Township can seek back taxes from Hamilton, but it would take the ‘largest forensic title exam ever’

The Ohio Supreme Court says the city of Hamilton owes St. Clair Twp. back taxes, but until the township can prove the amount, there is no case.

The cash-strapped township has been wrangling with Hamilton over an annexation law the trustee’s lawyer asserts entitles it to 12 years’ worth of compensation for money lost due to annexations through the years.

The high court handed down its decision Tuesday, denying the writ of mandamus. The court said while Hamilton owes the township the money, this particular form of legal action is not available because the township hasn’t proven how much the city owes.

“It is plain that … a city is required to pay a township for tax revenue lost as a result of that city’s annexation and exclusion of township territory,” all but one justice wrote as a group.

The decision added that “St. Clair has not shown with certainty the amount of lost tax revenue St. Clair Township is owed.”

The lawsuit involves land Hamilton has annexed over the years from St. Clair, Fairfield, Hanover and Ross townships. In those annexations, the city did not get county commissioner approval for boundary adjustments, meaning residents in those townships should have voted for city council and township trustees, and the townships should have retained their property taxes.

RELATED: Hamilton annexation case: Ohio Supreme Court orders settlement

However, the auditor’s office adjusted the boundaries and thus the taxes. The Board of Elections disallowed multiple jurisdiction voting as well because both believed the annexations were finalized.

When the city was told about a probe into the matter, it received permission from commissioners in October 2016 to create a “paper township,” which adjusted the city’s boundaries to include the annexed properties.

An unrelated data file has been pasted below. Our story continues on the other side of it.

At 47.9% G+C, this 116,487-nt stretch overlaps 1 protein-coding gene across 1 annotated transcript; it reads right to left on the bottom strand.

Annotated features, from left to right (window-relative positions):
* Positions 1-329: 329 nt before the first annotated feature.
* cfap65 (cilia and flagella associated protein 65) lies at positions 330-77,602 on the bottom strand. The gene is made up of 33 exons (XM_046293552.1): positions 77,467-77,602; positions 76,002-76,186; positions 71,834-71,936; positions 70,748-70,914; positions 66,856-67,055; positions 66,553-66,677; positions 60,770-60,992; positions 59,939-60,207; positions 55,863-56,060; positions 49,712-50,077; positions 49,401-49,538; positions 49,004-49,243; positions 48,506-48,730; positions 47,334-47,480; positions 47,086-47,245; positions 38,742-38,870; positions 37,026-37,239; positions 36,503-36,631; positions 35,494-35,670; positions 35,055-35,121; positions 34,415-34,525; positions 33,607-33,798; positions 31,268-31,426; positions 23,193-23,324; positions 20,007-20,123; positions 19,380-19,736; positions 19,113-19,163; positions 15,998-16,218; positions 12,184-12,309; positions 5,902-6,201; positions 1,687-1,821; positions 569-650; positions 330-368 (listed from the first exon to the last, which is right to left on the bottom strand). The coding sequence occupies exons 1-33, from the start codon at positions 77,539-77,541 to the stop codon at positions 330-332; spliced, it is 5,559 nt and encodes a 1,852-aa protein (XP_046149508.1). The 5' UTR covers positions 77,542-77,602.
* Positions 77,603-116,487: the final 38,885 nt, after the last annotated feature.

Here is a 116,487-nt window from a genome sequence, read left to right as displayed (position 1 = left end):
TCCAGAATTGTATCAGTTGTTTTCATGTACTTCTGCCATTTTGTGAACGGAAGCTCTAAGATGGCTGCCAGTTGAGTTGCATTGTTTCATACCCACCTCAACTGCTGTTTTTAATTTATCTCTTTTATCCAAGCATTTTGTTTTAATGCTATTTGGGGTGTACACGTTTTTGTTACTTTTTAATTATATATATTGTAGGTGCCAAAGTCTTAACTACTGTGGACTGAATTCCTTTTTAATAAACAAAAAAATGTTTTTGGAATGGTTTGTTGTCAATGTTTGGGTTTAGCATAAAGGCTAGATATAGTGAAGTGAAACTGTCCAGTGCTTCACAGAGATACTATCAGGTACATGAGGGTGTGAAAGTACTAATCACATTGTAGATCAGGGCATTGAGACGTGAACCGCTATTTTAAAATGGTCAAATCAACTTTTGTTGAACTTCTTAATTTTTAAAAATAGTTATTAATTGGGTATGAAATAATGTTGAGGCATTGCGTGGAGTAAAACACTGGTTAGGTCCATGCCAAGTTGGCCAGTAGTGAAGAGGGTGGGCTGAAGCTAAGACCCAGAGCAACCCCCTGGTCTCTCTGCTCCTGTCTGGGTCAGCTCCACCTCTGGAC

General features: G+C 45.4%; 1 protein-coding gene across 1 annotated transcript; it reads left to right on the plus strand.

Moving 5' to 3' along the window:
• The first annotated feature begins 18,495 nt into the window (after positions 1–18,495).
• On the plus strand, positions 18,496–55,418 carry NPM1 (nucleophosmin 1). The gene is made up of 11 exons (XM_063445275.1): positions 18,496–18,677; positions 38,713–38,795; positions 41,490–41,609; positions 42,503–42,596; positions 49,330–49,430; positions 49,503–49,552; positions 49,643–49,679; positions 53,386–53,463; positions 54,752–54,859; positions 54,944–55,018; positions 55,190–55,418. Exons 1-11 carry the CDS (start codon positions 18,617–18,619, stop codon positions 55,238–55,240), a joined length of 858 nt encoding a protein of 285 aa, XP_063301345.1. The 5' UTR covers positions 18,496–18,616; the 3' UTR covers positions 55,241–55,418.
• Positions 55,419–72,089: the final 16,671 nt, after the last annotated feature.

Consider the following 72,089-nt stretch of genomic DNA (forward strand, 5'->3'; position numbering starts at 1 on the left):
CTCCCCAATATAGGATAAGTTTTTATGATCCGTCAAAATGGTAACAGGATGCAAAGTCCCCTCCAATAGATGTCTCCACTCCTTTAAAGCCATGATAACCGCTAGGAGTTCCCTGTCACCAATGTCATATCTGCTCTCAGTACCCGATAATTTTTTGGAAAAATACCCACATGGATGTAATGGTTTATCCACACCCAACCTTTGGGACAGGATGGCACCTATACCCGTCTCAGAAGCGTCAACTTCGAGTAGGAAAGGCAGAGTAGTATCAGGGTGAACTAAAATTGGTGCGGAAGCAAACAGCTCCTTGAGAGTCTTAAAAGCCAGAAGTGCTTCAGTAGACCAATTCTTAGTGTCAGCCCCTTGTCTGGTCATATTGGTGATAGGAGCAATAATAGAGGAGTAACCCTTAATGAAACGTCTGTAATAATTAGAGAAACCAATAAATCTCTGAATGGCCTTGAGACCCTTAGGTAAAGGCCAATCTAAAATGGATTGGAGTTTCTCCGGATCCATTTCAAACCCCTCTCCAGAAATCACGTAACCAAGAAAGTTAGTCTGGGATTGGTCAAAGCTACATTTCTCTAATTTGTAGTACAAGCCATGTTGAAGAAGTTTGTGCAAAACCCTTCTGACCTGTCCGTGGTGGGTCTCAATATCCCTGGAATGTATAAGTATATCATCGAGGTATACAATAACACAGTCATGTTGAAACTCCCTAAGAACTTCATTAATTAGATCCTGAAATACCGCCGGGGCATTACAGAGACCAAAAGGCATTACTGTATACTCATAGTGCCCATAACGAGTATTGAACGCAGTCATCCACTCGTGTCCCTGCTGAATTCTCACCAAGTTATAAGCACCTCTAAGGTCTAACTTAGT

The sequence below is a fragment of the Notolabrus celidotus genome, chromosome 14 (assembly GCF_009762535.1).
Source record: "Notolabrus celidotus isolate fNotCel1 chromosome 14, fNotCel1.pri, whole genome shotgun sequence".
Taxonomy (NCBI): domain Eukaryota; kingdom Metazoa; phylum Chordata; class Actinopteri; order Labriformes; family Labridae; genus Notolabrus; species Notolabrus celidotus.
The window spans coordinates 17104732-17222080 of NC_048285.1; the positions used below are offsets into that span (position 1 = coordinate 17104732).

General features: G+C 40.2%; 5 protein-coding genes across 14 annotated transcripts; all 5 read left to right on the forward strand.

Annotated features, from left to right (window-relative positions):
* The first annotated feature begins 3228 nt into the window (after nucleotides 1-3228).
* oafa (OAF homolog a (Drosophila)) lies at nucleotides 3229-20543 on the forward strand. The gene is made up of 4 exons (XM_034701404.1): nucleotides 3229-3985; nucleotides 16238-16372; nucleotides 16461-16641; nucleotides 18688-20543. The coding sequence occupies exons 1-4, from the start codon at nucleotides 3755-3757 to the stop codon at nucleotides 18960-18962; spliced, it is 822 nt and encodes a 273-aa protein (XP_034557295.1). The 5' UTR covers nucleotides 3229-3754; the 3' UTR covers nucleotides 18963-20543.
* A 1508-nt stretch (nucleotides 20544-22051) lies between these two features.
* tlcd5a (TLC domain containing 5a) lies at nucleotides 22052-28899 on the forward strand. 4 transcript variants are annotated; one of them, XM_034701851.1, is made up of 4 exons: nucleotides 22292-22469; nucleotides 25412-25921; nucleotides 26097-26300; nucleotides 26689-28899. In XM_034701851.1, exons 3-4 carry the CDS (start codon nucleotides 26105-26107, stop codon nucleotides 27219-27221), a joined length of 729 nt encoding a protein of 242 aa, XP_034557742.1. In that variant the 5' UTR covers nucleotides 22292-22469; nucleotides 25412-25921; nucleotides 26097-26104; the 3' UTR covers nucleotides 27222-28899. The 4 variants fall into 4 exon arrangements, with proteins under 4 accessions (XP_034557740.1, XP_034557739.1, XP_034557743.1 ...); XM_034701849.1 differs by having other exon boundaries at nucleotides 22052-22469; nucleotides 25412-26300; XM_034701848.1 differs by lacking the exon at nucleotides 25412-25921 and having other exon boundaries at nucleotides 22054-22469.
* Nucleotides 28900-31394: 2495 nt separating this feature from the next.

St. Clair legal advisor Gary Sheets said that action triggered the law at issue.

Hamilton claimed the land in question was annexed prior to a 2002 law that provides compensation to townships. The city also told the court in a motion to dismiss the township hasn’t presented any claims for which relief can be granted.

The high court said the township can try another court venue.

“Because we conclude that St. Clair has not shown that it has a clear legal right to the requested relief, we deny the writ. We caution, however, that our decision today is not an adjudication on the merit,” the decision reads. “… Should St. Clair attempt to institute an action in another forum to obtain its requested relief, this decision would not be a bar to such an action.”

Sheets told the Journal-News the case is far from over.

“I consider this a win,” Sheets said. “Now we argue about the amount of money St. Clair Twp. is due from Hamilton.”

The six justices — Justice Sharon Kennedy, who hails from Butler County, did not participate — acknowledge the township has a tough task trying to decipher the amount owed.

“According to the deputy county auditor, it would take the ‘largest forensic title exam ever’ to precisely locate the excluded territory,” which is necessary to make the calculation.

Sheets had asked the court to authorize what is known as a special commissioner to help determine the amount, but the court said no. He said the next phase of this “battle” is either to convince the city to settle — he has already contacted Hamilton’s lawyer — or he will likely take it to the Butler County Common Pleas Court.

“There is a way (to figure the amount) either by agreement or we’ll have to fight it out in an interesting battle,” Sheets said.

MORE: Hamilton claims ‘financial distress’ in court documents

The high court ordered the two sides to settle in May 2017, and at that time Sheets said “when the commissioners adopted the boundary adjustment there were 281 pages of tax parcel numbers … It’s probably easily 5,000 or 6,000.”

The city has shown no interest in settling the case to this point. Last summer, it filed a sworn affidavit concerning the city’s finances.

“The city is in financial distress, the city estimates the limited reserves it has will be depleted by 2020,” Tom Vanderhorst, Hamilton’s executive director of External Services, wrote.

City Manager Joshua Smith said he couldn’t comment on the case because it’s “currently being litigated” and didn’t respond to a question about settling.

The other townships that are similarly situated in this annexation issue did not join the fight. Those township administrators couldn’t be reached for comment on the latest development.

History of the case:

April 2017: St. Clair Twp. sues Hamilton over annexations

June 2018: Supreme Court denies Hamilton’s motion to dismiss

March 2019: High court says Hamilton owes back taxes but won’t order payment

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